Sustainability star Kim shares her tips

​​​​​

2020-06-10T10:30:00

10 June 2020

 

Restrictions on services during the COVID-19 pandemic highlighted the amount of household waste that we rely on being recycled. It demonstrated how ‘reducing’ and ‘reusing’ were more effective for diverting waste from landfills, and that recycling is just one of many ways to minimise waste.

Council’s sustainability and waste services team spoke with local sustainability star Kim McGrouther. Her passion for being environmentally friendly influences her lifestyle, and drives her to lessen her environmental footprint.

Kim is the Project Leader for Corporate Sustainability at Scion in Rotorua. She understands how disposing of refuse responsibly can have a positive impact for the environment. Kim shared some insight on how she makes small changes to her everyday habits to be more eco-friendly.

For Kim, minimising waste starts with the choices she makes at the time of purchase. She tries to avoid buying items that are difficult to recycle.

Kim also chose to stockpile all of Scion’s plastic and aluminium recyclables in her garage from the beginning of COVID-19 Level Alert 4, to make sure the items were recycled once operations resumed. You can read more about why many recycling services stopped during Level Alert 4 and 3, here.

 

What do you look out for when you are buying items? Can you give an example of the choices you make to reduce your waste output?

“When I’m shopping I buy items in packaging that has the highest recycle value. For example – with honey, I buy the containers that are made of clear plastic (PET number 2) and for pasta I buy the Barilla brand as the packaging is cardboard with only a very small window of plastic. Where possible I only buy items packaged in paper, cardboard, glass, steel tins or number 1 or 2 plastics.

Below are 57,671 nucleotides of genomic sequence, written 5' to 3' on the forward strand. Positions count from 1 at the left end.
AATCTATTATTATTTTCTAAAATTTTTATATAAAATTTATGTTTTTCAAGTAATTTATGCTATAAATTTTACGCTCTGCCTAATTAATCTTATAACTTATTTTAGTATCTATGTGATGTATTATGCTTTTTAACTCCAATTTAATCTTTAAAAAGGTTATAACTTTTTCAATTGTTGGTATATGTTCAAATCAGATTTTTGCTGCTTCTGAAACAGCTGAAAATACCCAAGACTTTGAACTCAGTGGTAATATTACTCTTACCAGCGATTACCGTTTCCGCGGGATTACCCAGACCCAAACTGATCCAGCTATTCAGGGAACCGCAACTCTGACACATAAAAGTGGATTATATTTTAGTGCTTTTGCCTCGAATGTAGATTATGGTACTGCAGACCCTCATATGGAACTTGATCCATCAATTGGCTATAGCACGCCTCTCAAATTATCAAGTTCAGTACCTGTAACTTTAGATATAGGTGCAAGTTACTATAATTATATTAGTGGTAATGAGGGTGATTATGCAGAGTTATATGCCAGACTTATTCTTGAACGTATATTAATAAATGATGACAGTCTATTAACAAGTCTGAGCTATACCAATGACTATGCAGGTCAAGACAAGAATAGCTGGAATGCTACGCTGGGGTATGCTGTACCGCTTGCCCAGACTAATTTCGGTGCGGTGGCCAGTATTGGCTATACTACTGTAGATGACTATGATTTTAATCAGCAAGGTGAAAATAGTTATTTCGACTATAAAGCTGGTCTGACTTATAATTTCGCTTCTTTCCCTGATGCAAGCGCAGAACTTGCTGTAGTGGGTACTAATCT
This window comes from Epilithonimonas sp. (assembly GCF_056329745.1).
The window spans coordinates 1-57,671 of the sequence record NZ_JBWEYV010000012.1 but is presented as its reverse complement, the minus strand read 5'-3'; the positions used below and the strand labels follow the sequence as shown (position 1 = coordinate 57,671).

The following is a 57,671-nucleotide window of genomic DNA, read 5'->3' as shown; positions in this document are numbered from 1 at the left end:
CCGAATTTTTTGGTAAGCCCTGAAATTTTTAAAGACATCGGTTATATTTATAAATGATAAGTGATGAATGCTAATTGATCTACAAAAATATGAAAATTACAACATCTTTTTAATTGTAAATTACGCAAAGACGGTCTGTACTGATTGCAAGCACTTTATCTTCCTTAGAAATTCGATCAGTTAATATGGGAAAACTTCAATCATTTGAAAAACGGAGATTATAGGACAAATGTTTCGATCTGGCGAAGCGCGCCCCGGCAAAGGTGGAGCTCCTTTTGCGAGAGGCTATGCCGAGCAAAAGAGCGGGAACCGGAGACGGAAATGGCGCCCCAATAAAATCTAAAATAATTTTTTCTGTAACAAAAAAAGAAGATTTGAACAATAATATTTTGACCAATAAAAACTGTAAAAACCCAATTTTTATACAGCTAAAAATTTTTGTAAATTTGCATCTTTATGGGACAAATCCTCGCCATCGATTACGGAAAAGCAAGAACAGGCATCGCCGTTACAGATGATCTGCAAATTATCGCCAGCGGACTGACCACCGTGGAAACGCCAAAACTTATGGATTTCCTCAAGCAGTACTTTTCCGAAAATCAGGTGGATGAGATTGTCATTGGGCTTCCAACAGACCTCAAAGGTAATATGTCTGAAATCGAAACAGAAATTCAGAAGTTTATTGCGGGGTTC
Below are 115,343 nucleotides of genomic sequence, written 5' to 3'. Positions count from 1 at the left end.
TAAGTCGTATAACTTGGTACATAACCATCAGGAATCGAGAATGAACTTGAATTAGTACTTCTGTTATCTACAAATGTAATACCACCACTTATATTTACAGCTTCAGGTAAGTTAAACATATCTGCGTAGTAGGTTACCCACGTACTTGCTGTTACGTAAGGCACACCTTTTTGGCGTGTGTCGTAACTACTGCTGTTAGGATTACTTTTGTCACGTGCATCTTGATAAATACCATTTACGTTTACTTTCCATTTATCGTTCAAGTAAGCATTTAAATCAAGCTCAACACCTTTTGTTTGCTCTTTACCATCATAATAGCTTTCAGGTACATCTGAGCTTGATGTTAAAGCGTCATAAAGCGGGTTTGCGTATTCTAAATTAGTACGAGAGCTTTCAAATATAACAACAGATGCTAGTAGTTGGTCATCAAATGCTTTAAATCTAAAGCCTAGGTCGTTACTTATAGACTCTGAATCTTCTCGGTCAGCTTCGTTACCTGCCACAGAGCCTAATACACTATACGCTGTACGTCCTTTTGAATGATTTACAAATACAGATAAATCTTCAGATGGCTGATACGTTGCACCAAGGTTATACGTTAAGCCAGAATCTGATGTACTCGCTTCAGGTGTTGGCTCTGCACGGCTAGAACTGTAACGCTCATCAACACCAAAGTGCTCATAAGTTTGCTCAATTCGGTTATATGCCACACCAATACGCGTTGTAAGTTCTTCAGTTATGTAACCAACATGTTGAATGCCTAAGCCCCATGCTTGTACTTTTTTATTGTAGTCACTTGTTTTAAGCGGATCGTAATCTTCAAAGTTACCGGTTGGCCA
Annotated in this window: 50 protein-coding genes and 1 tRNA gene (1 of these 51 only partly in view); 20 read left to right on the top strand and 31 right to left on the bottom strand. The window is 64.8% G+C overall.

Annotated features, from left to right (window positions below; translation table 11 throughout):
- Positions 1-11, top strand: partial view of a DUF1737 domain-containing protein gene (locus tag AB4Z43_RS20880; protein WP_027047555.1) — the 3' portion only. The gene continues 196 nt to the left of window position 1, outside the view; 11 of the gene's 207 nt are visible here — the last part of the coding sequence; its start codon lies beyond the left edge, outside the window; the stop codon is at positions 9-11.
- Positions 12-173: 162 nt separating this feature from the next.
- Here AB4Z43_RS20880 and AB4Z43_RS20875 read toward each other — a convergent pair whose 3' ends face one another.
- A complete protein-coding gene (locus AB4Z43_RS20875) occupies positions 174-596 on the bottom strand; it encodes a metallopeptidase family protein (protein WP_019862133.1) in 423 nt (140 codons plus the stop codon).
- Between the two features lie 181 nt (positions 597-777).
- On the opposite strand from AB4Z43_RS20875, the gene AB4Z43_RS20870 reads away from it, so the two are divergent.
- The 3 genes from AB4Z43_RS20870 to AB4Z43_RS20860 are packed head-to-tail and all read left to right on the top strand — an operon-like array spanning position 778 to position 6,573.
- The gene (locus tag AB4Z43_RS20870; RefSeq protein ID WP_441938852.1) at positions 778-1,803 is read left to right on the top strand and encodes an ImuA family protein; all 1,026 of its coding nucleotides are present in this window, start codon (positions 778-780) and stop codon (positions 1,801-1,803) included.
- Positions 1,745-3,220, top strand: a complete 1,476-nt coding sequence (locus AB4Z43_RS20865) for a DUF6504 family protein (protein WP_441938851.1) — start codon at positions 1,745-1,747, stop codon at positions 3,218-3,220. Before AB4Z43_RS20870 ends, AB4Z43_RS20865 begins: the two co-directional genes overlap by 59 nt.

Any of my vege or fruit scraps from home go to my worm farm or compost bin.”

 

Any tips for people to improve recycling practice or reducing recycling contamination?

  1. “Only put items that are made of a single material, for example – some drink bottles have a plastic sleeve that covers most of the bottle – this is a different plastic than the bottle itself – and should be removed before recycling.
  2. If your recycling bin smells it means that you’ve got too much food/milk contamination on your containers – you need to rinse or wipe better before putting it in your bin. For those who think that this is a waste of water, try washing/rinsing your recycling in the last of the water in the sink when you do a small wash."

 

How do you apply this eco-friendly mind-set outside of your home?

“At work I encourage people to go through appropriate recycling or recovery channels where possible, and have been known to dumpster dive to pull out items that should be disposed of more responsibly. We work to increase the recyclable value of materials as much as possible. For example, we keep our paper and cardboard separate from other recyclables to maintain the quality of the fibre we recycle.